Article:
Travel Notes: Kauai

Kauai is the fourth largest of the Hawaiian Islands and is nicknamed the Hanging Garden. Its volcanic formation resulted in a serious peak, Kawaikini, which receives the most rainfall on the planet. This moisture drains into an elevated swamp, the Alawa’i Swamp, which drips moisture down onto the island. The tropical beauty and mystic peaks made it the perfect backdrop in the Jurassic Park movies.

The flight schedule is a little cumbersome from Minnesota. The western states have great service, but the central states must transfer through a hub. And of course there is the four hour time change which messes up one’s schedule for a few days. Covid wise, things are more favorable than going to Canada. Vaccines are required to avoid quarantine, and there is a government app that needs info, but no 72hr testing.

The weather has been spectacular with temps ranging between 70-85 degrees F. It’s not as damp as the Caribbean and not as dry as Cabo. Perhaps we were just lucky- but it’s a good thing as there are beaches at every turn to enjoy. The inlets allow for sheltered swimming and snorkeling, whereas surfers paddle out a bit to catch the waves.

We had wonderful experiences with the scuba folks on three different two tank dives. The first focused on highlighting the giant sea turtles. Many are snoozing down on the reef, but some will come out and swim with you for a while. A boat dive took us out to a reef with a large variety of fish. And we ran into a couple dozen dolphins on the way back to the small craft port. Finally our night dive opened up a whole new selection of wildlife that prefer the later hours like a ghost octopus.

All three dive masters were interested in sharing their love of the underwater sealife and took care to show us the different species. They had a bunch of hand signals to communicate en route as they pointed to a rock looking thing that fluttered away with colorful fins (devil scorpion fish) or they used an open and close puppet motion to indicate a spotted eel. The wildlife is abundant and they are please to welcome you to their world.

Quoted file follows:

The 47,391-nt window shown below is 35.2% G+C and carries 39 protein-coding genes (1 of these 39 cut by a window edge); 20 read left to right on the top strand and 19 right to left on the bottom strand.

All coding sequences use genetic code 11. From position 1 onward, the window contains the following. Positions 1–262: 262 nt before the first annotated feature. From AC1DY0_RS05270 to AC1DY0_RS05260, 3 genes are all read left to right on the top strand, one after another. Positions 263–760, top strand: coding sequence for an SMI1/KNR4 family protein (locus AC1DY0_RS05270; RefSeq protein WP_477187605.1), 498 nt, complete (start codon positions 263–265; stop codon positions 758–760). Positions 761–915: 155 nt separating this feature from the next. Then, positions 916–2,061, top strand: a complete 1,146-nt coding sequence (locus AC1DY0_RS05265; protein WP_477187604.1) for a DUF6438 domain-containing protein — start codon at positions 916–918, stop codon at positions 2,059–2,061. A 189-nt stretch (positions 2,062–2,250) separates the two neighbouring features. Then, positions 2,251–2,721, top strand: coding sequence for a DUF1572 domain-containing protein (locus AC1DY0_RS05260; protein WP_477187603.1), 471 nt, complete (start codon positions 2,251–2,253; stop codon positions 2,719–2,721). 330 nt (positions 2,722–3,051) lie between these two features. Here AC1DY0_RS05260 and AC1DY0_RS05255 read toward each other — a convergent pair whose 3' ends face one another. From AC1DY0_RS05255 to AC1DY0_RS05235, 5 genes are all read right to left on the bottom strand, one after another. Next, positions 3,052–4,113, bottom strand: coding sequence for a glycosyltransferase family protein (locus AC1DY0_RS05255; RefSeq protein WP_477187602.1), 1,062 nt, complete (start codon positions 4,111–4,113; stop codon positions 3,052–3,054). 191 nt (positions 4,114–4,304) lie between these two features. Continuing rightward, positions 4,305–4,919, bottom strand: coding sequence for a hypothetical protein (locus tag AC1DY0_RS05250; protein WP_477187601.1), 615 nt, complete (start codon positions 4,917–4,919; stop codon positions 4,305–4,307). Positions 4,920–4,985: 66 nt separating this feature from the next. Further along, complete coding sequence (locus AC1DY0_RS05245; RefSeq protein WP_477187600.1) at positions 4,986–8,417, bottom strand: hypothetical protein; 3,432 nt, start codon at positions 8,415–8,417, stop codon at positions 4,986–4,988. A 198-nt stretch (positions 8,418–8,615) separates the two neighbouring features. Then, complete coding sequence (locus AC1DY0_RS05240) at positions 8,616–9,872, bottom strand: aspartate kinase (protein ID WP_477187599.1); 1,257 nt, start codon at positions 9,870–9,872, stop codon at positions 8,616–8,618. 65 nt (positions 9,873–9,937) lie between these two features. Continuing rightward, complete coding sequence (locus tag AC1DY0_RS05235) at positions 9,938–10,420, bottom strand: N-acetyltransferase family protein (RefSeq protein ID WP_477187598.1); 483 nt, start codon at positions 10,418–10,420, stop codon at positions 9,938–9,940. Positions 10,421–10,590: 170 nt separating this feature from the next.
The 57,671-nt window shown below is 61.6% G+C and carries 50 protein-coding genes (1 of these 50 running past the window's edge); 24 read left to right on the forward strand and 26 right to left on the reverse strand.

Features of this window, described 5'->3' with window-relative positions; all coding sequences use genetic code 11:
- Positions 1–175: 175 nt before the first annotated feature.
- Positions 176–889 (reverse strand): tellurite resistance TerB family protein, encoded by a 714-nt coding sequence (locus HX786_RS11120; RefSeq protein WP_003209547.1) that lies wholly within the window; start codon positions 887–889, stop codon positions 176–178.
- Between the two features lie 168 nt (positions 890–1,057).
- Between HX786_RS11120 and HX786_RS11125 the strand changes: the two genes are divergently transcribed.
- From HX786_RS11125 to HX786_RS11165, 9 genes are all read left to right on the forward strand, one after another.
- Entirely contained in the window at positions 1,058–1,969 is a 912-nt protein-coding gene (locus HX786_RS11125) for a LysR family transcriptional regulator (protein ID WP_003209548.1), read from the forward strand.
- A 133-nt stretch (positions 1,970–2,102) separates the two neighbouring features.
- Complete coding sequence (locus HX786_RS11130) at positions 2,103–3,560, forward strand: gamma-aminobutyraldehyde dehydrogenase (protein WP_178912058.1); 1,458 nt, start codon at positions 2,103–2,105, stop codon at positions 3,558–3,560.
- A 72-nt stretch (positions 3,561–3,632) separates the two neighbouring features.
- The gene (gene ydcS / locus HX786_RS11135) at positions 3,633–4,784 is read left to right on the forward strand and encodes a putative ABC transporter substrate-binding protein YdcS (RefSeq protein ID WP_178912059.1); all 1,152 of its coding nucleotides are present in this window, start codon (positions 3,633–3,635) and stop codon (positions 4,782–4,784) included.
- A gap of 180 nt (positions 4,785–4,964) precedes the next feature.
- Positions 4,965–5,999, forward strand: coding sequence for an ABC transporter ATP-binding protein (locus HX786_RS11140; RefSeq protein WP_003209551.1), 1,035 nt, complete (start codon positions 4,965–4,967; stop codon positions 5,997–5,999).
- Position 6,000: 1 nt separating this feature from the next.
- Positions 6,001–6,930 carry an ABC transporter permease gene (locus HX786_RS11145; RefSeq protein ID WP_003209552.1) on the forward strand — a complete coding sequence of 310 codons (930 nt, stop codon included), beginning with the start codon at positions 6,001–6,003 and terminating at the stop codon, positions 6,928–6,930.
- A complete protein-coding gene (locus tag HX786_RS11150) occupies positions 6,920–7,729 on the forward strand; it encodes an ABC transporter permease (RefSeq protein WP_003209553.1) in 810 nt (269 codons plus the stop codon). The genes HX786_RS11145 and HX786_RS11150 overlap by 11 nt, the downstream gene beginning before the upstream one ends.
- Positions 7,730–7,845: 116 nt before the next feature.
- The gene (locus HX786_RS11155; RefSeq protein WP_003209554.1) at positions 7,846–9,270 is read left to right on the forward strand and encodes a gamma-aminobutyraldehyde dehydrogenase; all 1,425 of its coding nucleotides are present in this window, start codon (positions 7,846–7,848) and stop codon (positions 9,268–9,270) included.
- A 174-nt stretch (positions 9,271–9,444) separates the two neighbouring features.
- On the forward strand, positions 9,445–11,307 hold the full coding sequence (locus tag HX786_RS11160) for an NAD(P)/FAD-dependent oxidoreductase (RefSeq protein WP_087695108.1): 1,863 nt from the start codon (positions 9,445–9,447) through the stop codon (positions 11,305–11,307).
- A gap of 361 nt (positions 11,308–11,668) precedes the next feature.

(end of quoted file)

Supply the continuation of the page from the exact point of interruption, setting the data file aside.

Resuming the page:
Captain Adam was our boat captain who talked pretty steady. He’s fishing when he’s not driving the scuba tanks or taking tourist around to the Na Pali coast. There’s a rhythm to his speech that islanders get even though he looks like he could be from Wisconsin. The way the multi vowel Hawaiian words rolled off his tongue seemed to say he’s a lifer.

One thing you notice right away is all roosters wandering about. In fact you hear them before you even see their assorted feathering patterns. They are protected as the import only feature of the island has created a creature unique to its environment. This is true too of some regional fish, in particular the state fish of Hawaii, humuhumunukunukuāpua (yes, real name for a trigger fish with distinctive markings).

Hiking is a feature attraction as well. The diverse landscape offers many distinctly beautiful settings to stretch your legs. Although the trail infrastructure isn’t quite what it is on the mainland, the roads are well paved and the shoulders are used by pedestrians. There is a maze of paths through the Waimea canyon.

Overall this island scored high on our preferred island adventure destination list.